The Broncos also benefited from their share of good fortune. In the second quarter, Mahomes looked deep for Tyreek Hill for a 40-yard touchdown pass. Hill initially dropped the pass, and it appeared to fall incomplete as he and A.J. Bouye fell tangled to the ground. The Chiefs punted, but a replay showed the ball never touched the ground and that Hill had made the reception. Instead of the Chiefs going up 10-3, the Broncos got the ball back and scored a touchdown of their own. Hill had another touchdown reception wiped off the board in the fourth quarter when a holding penalty set up a third-and-20 that the Chiefs were unable to convert.
Several turning points, though, prevented the Broncos from earning an upset win.
Late in the first half, after the Chiefs cut Denver's lead to 10-6, the Broncos were unable to pick up a first down on a screen pass to Noah Fant. Brandon McManus' 57-yard attempt flew wide left with 28 seconds to play, and the Chiefs took over at their own 47-yard line. Five plays later, the Chiefs had cut the lead to one. Kansas City would regain the lead on the first possession of the second half.
"Brandon's obviously one of our best weapons," Fangio said. "He's had a hell of a season. He's a hell of a kicker. We had a chance to get three there. I fully acknowledged and understood at the time that if he missed it, where they would get the ball. But there was a chance to get three, I believed in him, and it didn't work out."
The Chiefs scored on both of their third-quarter possessions — including their lone touchdown of the game — as Mahomes repeatedly found Travis Kelce for key gains. Kelce finished with eight receptions for 136 yards and a touchdown as he took advantage of soft spots in Denver's zone defense.
Kansas City sealed the game, though, in the final minutes of the fourth quarter. After the Broncos took a 16-12 lead late in the third quarter, Denver punted twice and threw an interception over its final three possessions.
On the Broncos' penultimate possession, they faced a fourth-and-3 near midfield, but chose to punt with just over six minutes to play. The Broncos wouldn't get the ball back until the Chiefs had extended their lead to six points and bled the clock down to just more than a minute remaining.
"I gave it a strong consideration, but at some point in the game we've got to get a stop and we weren't able to there," Fangio said. "We held them to a field goal, but that made it a touchdown game and burned out some of the time there. So, in retrospect, [we] should have probably gone for it, but I did give it serious thought."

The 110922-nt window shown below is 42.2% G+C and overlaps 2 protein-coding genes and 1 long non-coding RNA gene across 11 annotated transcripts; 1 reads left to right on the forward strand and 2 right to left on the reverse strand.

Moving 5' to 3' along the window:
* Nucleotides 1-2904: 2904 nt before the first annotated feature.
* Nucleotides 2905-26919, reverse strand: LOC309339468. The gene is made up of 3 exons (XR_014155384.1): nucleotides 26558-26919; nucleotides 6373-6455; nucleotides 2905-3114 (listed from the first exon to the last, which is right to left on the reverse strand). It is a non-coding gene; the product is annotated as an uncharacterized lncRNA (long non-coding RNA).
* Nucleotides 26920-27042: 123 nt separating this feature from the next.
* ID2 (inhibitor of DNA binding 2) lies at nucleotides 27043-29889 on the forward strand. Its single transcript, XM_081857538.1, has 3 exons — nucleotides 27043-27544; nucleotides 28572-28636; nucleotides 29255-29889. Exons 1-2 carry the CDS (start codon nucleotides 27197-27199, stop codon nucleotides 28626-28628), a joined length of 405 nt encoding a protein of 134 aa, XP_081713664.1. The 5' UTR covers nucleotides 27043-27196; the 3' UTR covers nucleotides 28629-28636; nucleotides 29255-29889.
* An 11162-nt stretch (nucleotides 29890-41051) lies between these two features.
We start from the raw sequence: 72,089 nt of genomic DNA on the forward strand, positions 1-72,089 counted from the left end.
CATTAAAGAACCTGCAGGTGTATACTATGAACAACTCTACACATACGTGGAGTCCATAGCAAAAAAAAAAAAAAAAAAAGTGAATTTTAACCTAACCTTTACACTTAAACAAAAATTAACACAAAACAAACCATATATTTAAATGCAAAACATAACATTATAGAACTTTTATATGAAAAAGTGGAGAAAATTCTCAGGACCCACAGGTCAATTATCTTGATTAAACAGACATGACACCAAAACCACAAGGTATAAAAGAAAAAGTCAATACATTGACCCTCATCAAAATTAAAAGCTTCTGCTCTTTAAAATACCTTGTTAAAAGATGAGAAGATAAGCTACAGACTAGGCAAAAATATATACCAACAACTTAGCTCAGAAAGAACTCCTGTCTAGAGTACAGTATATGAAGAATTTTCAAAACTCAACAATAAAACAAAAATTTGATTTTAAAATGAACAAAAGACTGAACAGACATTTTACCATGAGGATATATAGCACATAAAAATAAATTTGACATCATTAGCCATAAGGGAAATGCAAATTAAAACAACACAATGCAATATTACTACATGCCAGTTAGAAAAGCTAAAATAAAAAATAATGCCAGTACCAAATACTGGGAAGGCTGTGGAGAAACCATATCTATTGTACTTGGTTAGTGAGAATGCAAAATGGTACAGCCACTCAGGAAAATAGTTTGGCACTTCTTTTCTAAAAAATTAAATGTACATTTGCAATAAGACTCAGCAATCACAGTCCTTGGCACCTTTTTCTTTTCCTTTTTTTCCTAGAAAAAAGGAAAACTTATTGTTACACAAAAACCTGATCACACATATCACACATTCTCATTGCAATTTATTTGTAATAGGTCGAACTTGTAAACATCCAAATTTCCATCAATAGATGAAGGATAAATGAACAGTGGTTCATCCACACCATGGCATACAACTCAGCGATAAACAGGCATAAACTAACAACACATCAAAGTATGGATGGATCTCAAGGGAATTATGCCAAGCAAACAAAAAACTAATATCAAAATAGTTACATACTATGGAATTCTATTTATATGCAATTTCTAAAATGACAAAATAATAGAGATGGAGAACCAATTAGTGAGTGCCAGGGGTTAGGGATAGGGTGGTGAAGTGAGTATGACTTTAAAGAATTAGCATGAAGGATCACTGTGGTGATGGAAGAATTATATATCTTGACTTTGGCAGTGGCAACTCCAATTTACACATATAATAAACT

Lock, who posted his best quarterback rating of his three career games against the Chiefs, threw a game-ending interception on fourth-and-5. He also threw an interception on the first drive of the game, but he finished 15-of-28 for 151 yards, two touchdowns and two interceptions. The young quarterback now has two touchdown passes and five interceptions in his career vs. Kansas City.
"I thought him and really our entire offense responded well," Fangio said. "We had some nice drives. We converted some third downs there — had a higher percentage than we have [had] all year and gave ourselves a chance to win. But we didn't finish it and ultimately that's what we came here to do is to win, and we didn't get it done."
Without a victory — moral or literal — the Broncos will now turn their attention toward carrying the performance over to a Week 14 matchup vs. Carolina. Earning a win there, Shelby Harris said Sunday, may be the best way to move on from a game that showed the Broncos they could compete with the league's best — and that they still have work to do.
"We went in there, we played our tails off, and we lost," Harris said. Y"ou go into a game trying to win. So, my biggest thing really is just that we can play with the best of them. When we don't turn the ball over and we don't do all this crazy stuff — we can play with the best of them. So, let's keep playing with the best — let's keep playing like this. So, it's something to build on.
"Obviously, we're not happy that we lost, but this is how we should be playing every week."